On Tuesday, New York state released teacher evaluation data showing that 92 percent of all teachers statewide (exempting New York City) were rated as "highly effective" or "effective." Only one percent of teachers were rated as "ineffective."
Upon releasing the data, State Education Commissioner John King said that the results showed that teachers had no reason to fear the new teacher evaluations. The goal of the evaluations, he said, was to support teacher development and strive for continued improvement.
StudentsFirstNY's Executive Director Jenny Sedlis was more critical of the New York State United Teachers (NYSUT) union and their demand to delay implementation of teacher evaluations. In Capital New York, Sedlis questioned the union's position:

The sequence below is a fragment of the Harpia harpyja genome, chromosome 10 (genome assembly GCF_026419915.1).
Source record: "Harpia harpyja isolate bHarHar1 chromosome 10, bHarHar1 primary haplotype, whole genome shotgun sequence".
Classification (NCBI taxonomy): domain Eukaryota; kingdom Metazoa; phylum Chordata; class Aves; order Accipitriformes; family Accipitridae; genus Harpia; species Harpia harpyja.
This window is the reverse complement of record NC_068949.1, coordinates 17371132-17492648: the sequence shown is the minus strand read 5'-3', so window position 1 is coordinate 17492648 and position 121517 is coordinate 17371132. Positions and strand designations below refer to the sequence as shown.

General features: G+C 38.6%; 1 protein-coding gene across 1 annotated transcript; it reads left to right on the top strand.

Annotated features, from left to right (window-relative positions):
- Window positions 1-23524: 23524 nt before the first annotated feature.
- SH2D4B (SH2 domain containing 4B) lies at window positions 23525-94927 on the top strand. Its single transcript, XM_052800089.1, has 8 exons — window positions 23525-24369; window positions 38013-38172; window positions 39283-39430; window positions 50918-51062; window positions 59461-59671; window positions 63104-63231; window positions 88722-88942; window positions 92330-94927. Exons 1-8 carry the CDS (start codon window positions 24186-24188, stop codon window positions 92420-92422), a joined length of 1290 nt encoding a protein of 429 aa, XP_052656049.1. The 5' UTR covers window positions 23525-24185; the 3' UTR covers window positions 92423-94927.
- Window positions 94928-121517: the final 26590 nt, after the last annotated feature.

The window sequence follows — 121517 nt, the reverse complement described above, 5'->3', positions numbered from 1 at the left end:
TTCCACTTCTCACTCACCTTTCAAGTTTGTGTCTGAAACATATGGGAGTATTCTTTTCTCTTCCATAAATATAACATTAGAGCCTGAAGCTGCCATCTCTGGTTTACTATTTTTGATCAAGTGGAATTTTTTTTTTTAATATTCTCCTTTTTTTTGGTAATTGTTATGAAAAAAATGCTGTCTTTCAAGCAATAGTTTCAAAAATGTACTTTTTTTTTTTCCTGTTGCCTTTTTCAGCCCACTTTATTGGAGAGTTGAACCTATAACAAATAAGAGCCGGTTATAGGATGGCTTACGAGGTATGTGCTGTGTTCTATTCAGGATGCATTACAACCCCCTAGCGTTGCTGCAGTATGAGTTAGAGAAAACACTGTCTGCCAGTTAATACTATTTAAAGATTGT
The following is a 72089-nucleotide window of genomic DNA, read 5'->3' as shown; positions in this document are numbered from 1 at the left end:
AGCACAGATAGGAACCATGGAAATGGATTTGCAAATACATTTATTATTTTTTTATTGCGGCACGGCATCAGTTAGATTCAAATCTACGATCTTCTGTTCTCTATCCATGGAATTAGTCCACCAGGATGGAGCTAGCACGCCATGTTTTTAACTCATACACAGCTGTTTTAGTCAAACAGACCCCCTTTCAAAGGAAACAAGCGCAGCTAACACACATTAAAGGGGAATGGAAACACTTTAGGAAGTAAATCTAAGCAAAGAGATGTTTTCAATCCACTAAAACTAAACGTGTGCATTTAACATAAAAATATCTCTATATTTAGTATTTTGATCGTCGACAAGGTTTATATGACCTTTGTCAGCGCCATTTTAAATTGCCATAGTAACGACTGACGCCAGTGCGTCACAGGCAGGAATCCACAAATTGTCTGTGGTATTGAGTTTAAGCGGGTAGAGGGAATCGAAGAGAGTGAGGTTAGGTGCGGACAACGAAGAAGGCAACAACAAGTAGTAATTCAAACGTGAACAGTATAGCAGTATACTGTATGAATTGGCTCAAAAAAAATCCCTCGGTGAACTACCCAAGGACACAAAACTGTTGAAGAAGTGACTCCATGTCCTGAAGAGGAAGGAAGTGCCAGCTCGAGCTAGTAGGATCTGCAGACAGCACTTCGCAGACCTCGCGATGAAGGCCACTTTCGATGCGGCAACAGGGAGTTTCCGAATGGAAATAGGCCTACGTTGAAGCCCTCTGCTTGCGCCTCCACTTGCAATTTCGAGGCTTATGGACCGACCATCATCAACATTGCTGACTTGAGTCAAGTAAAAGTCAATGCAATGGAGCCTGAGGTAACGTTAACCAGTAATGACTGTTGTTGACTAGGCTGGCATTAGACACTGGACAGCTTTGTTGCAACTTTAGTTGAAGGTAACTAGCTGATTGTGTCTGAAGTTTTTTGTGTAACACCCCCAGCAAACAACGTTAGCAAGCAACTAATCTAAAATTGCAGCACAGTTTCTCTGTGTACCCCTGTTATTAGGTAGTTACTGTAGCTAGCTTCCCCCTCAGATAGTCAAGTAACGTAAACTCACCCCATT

StudentsFirstNY, a pro-Common Core advocacy group, called the evaluation system a "powerful tool" and said aligning it to the Common Core exams was "the right decision." But the group pointed to the achievement gap between minorities and white students as evidence that further reform is necessary.
"NYSUT's call to slow down on accountability should be met with profound skepticism," Jenny Sedlis, the group's executive director, said in a statement.